The goal of every living organism, including plants, is to create offspring for the next generation. Nature invented sexual reproduction as a mechanism for life to move forward, a life-force that passes right through us and makes us a key link in the evolutionary chain. As children, we were taught about the mystical act that regenerates life over and over again and it’s in that act – the act of Pollination – that over a third of the food we eat is made available to us.
Pollination occurs when pollen grains are transferred from the anther / stamen (male part of a flower) to the stigma (the female part) fertilizing it and in turn producing seeds, fruits, and flowers. Though some plants rely solely on the elements to carry and spread their seed, over 75% of all flowering plants on Earth need help with pollination, and that’s where the intrinsic and mutualistic relationship between plants and animals comes into play.
Oftentimes, honey bees come to mind when people think about pollination. However, over 25,000 species of bees, as well as many insects, moths, butterflies, birds and small mammals play a vital role in the reproductive act of thousands of plant species. In turn, the pollinators are rewarded for their role with nourishment and vitality. There is no one without the other, and this naturally occurring relationship is a love story that feeds the earth.
Pollinators are the key to reproduction of wild plants in our fragmented global landscape. Without them, our diets would be severely limited, and it would be more difficult to acquire the variety of vitamins and minerals that we need to maintain homeostasis. In addition to the food we eat, pollinators benefit our environment through the support of healthy ecosystems that clean the air, stabilize soils, and support other wildlife. Without them, existing populations of plants would decline; even if soil, air, nutrients, and other life-sustaining elements were available. If you were to look at pollination from an economic standpoint, pollinators add 217 billion dollars to the global economy. Honey bees alone are responsible for one to six billion dollars in agricultural productivity in the United States.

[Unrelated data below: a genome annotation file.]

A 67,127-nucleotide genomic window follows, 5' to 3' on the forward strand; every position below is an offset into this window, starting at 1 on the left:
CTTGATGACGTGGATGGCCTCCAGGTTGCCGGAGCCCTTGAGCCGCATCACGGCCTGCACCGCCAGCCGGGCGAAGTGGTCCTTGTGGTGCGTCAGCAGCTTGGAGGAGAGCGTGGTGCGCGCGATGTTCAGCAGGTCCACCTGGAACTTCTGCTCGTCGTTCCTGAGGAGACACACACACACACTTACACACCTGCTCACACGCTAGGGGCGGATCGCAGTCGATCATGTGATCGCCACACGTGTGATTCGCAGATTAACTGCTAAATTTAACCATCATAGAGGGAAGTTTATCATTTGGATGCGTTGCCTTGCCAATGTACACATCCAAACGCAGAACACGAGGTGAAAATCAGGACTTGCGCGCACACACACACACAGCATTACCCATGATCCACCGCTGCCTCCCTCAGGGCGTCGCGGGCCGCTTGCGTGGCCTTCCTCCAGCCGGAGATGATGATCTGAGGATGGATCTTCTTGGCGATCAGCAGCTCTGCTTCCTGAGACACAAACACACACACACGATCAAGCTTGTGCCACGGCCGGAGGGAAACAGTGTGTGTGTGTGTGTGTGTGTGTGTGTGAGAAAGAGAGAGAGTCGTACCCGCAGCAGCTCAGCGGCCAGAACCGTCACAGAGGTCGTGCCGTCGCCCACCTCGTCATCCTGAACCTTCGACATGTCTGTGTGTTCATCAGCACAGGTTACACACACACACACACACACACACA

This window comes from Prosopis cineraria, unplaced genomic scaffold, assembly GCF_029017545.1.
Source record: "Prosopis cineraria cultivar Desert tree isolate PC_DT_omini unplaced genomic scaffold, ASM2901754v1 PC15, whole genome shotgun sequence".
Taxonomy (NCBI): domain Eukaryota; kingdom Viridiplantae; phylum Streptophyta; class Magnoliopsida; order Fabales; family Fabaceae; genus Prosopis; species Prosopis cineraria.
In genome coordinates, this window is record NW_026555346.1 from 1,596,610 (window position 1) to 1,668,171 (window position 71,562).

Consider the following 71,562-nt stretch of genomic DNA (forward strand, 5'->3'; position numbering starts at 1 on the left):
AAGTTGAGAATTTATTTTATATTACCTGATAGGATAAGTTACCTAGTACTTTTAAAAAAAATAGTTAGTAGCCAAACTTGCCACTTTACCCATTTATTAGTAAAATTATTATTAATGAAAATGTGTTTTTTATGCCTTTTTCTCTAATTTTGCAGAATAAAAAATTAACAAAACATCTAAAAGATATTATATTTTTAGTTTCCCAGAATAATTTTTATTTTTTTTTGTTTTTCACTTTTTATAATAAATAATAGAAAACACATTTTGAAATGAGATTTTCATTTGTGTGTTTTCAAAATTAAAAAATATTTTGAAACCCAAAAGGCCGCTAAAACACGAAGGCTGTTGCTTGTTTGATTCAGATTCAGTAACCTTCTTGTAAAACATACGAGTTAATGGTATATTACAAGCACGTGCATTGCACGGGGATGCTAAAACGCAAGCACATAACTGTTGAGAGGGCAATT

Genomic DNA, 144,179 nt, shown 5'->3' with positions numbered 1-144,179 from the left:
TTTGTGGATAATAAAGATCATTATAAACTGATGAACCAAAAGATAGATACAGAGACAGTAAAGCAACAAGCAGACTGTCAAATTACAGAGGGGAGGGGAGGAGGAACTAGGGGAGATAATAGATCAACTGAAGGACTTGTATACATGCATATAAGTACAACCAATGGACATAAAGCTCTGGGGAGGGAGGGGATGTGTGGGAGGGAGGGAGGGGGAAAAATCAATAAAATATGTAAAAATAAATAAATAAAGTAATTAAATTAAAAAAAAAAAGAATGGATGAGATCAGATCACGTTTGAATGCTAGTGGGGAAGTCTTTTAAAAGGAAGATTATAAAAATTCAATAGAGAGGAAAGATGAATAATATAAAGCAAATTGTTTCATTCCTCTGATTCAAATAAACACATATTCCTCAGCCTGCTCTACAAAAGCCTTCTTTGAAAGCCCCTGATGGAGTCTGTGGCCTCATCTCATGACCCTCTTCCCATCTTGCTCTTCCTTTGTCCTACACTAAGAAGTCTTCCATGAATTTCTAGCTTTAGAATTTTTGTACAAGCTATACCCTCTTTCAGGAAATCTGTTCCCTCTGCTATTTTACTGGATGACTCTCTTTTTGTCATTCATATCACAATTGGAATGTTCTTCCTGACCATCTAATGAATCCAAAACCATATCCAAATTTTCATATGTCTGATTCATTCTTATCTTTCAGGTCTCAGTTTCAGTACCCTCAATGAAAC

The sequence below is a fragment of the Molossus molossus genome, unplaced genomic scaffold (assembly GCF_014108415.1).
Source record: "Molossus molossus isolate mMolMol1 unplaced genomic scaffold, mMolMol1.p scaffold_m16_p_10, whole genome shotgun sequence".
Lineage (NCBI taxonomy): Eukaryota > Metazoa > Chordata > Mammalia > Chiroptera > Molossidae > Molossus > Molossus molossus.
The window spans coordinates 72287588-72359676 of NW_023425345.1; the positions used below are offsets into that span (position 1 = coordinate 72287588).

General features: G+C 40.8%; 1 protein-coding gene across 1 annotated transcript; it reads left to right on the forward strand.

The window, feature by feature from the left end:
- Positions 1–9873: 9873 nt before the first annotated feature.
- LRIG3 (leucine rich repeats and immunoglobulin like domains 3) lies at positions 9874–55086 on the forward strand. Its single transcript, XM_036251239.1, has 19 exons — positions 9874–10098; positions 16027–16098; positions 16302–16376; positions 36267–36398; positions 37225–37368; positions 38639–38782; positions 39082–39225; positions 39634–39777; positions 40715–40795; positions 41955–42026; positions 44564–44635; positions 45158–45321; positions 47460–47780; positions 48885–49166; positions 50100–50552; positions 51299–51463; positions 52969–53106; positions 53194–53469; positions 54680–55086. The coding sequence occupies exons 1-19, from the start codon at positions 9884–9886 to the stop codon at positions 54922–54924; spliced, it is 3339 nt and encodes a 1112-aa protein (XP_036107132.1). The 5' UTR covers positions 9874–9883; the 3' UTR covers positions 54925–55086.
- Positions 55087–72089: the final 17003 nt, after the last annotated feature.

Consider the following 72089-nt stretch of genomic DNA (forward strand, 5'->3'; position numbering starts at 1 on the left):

After thriving for over 50 million years, the bee population has been in rapid decline since World War II. There are only half the number of managed hives in the United States since 1945, because we changed our farming practices. We stopped planting cover crops such as Alfalfa and clover, which naturally fertilize and provide required nutrients for bees. In turn, we began using synthetic fertilizers, herbicides, and pesticides that are not only harmful to humans, but fatal to our pollinators.
Over the last 50 years there has been a 300% increase of crops that require reproductive assistance from pollinators like bees. This upward trend in crops is happening alongside an inverse trend in the population of bees and other essential pollinators; begging the question – What can we do to protect our pollinators?
It’s actually an easier, more hopeful answer than you’d think. Whether you live on a rural farm or an urban apartment, you can make a difference.
Educate and communicate!
The fact of the matter is – we NEED pollinators, and they need us now more than ever. By investing the time to gain knowledge and spread such information, a ripple effect is created and that alone can have a dramatically positive impact.
Plant pollinator friendly plants
You don’t need a fancy garden, yard, or even a green thumb to encourage pollination. All it takes is a little time and effort. By looking into native flowering plants where you live, or seeking advice at a local nursery, all you need are some seeds, (or even a mature plant) some nourishing soil, a planter, and a little time to offer some TLC.
Don’t contaminate plants with chemicals
Though invasive pests and weeds are oftentimes an unavoidable consequence that comes with gardening, there are natural remedies for these afflictions, such as neem oil, diatomaceous earth, or plant-based soap sprays.
Explore and shop local
You can support farmers and beekeepers by purchasing locally produced honey and organic produce; in turn supporting the many critters we call pollinators! There are also farmers markets, local non-profit communities, and farm volunteer opportunities available to those wanting to be a part of the restoration of our land.
With the expansion of crop monoculture, the farms that once sustained pollinators are now dominated by flowerless landscapes, pesticides and only one or two crops, such as corn and soy. We have begun systematically eliminating the flowering plants habitats that bees and their pollinating co-conspirators depend upon, but it’s not too late to take action in the fight for our cohabitants.